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State v. Cuen

Court of Appeals of Arizona, Division One, Department B
Oct 4, 1988
158 Ariz. 86 (Ariz. Ct. App. 1988)

Summary

holding that "A.R.S. § 13-709(C) requires that credit for incarceration pursuant to a vacated sentence be given against a new sentence imposed after a former sentence was vacated," but that defendant does not receive double credit for presentence incarceration time when consecutive sentences imposed

Summary of this case from State v. Gulbrandson

Opinion

No. 1 CA-CR 12020.

July 12, 1988. Review Denied October 4, 1988.

Appeal from the Superior Court, Maricopa County, Cause No. CR-151075, Robert L. Gottsfield, J. Appeal from the Superior Court, Maricopa County, Cause No. CR-151075, Sallie Gaines, J. pro tem.

Robert K. Corbin, Atty. Gen., by William J. Schafer III, Chief Counsel, Crim. Div., Mark F. Aceto, Asst. Atty. Gen., and Thomas E. Collins, Maricopa Co. Atty., Phoenix, for appellant.

Dean W. Trebesch, Maricopa County Public Defender by Garrett W. Simpson, Deputy Public Defender, Phoenix, for appellee.


OPINION


The question raised by the state in this appeal is: "[w]hen consecutive sentences are imposed, may the sentencing court give double credit for presentence time served?" We answer the state's question in the negative, and vacate the sentence and remand for resentencing.

The underlying facts of this case are set out more fully in our prior opinion, State v. Cuen, 153 Ariz. 382, 736 P.2d 1194 (App. 1987). Cuen was originally convicted on three counts: Count I, sexual abuse; Count II, sexual abuse; and Count III, theft of property of a value exceeding $1,000. The trial court had sentenced Cuen to consecutive, maximum, aggravated terms of 2.5 years, 2.5 years, and 10 years respectively. This court reversed the two sexual abuse convictions and remanded them for a new trial. We affirmed the theft conviction, but remanded it for resentencing. Id. at 385, 736 P.2d at 1197.

On July 24, 1987, the trial court resentenced Cuen on the theft charge, imposing an aggravated term of 7 years. The court credited Cuen's sentence with a total of 715 days, which included full credit for time served prior to the original sentencing as well as all time served between the original sentencing and the resentencing.

On September 22, 1987, Cuen having been found guilty after his second trial on the two sexual abuse counts, the trial court sentenced him to two consecutive, aggravated terms of 2.5 years, both to run consecutively to the theft sentence. The court credited Cuen's Count I sexual abuse sentence with 768 days presentence incarceration, even though the court knew Cuen had already received credit against his theft sentence for the full length of incarceration he had served.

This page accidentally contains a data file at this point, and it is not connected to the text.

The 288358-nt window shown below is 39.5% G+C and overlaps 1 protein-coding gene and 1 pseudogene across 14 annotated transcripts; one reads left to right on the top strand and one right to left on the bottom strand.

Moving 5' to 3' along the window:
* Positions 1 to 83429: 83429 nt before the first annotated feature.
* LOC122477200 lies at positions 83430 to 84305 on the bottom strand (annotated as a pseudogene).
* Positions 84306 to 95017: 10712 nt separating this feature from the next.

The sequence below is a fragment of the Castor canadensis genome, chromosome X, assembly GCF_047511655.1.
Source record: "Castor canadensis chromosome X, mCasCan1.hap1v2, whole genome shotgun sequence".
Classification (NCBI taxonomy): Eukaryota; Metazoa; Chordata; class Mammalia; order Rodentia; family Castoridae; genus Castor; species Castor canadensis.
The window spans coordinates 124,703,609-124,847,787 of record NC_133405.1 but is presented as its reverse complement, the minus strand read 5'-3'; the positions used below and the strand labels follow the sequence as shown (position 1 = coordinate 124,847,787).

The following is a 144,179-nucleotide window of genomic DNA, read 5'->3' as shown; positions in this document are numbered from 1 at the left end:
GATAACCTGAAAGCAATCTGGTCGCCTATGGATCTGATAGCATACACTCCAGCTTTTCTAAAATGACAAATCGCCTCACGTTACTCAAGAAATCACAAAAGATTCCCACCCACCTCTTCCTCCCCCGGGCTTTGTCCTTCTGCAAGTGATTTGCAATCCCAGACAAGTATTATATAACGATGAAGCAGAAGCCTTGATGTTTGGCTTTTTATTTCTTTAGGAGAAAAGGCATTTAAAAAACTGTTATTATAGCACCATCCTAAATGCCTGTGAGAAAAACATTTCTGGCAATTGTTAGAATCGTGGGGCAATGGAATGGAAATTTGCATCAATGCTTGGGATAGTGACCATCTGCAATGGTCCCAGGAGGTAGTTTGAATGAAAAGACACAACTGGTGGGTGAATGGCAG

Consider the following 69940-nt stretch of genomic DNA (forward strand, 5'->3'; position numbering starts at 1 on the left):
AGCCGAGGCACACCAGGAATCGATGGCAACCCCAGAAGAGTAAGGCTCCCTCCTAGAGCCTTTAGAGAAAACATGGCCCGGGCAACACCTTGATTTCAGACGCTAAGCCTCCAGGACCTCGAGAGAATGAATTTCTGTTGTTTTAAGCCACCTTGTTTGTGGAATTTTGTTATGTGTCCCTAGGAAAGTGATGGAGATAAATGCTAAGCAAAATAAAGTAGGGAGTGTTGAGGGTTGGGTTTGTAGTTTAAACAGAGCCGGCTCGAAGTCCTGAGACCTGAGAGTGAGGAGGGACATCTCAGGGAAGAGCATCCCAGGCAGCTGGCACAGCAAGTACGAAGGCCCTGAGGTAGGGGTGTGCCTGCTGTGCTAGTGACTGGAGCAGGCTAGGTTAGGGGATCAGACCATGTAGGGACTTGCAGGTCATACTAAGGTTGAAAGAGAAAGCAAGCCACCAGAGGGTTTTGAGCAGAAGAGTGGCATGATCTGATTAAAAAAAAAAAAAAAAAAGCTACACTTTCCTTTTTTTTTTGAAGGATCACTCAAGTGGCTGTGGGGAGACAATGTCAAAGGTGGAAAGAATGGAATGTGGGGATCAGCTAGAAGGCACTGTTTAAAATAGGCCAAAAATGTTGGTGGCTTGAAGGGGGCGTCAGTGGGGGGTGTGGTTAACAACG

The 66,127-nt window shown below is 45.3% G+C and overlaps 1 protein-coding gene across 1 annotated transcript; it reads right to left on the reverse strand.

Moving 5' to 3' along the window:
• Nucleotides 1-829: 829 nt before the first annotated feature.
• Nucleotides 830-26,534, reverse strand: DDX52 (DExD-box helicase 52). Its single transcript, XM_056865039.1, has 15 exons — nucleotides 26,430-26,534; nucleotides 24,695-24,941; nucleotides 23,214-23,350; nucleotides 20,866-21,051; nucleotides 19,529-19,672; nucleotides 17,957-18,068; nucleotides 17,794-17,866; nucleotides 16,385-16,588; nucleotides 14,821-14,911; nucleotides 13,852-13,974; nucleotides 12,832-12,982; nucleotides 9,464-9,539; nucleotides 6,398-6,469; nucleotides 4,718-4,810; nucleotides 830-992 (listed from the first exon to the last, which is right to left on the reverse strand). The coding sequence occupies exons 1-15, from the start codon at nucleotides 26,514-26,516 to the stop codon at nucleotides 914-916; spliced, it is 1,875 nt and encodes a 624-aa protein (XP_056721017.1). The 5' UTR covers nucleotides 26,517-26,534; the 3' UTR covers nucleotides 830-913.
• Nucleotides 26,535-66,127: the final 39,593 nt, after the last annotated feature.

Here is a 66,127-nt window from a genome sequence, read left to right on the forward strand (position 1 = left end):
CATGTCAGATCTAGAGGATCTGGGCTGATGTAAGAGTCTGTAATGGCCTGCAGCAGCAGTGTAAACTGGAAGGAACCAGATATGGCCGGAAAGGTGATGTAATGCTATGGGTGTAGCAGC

THE COURT: Then when you were sentenced again by Judge Gottsfield just recently, I believe in 7-87, you were resentenced on the theft charge, which was Count III, is that correct?

THE DEFENDANT: (Nodding.)

THE COURT: In that you were given credit for the 700 and some days on Count III, is that correct?

THE DEFENDANT: That's right.

* * * * * *

[I]t's the judgment and sentence of the Court that you be imprisoned for the aggravated term of 2.5 years on each one of those counts, on Count I and Count II. Both of these counts shall be consecutive to one another. They are also going to be — this will be somewhat confusing for the Department of Corrections, but they are going to be consecutive to Count III. So in other words, you are going to be doing your time on count III, and then you are going to be consecutively doing your time on Count I and then II.

Mr. Cuen, it's your lucky day, because I am going to be giving you credit for 768 days on Count I, which is what should have occurred, because when you are serving consecutive time you are getting credit for your first count before you go on to your second one and your third one. What's happened is, when Judge Gottsfield resentenced you on Count III you should not have been given that particular credit in my opinion, but Judge Gottsfield felt it was in his power to give you that credit, and so therefore you are going to be getting double credit.

It is this double credit windfall to Cuen that the state contends was error. We agree that Cuen was not entitled to double credit.

A.R.S. § 13-709 reads in part:

A. A sentence of imprisonment commences when sentence is imposed if the defendant is in custody or surrenders into custody at that time. Otherwise it commences when the defendant becomes actually in custody.

B. All time actually spent in custody pursuant to an offense until the prisoner is sentenced to imprisonment for such offense shall be credited against the term of imprisonment otherwise provided for by this chapter.

C. If a sentence of imprisonment is vacated and a new sentence is imposed on the defendant for the same offense, the new sentence is calculated as if it had commenced at the time the vacated sentence was imposed, and all time served under the vacated sentence shall be credited against the new sentence.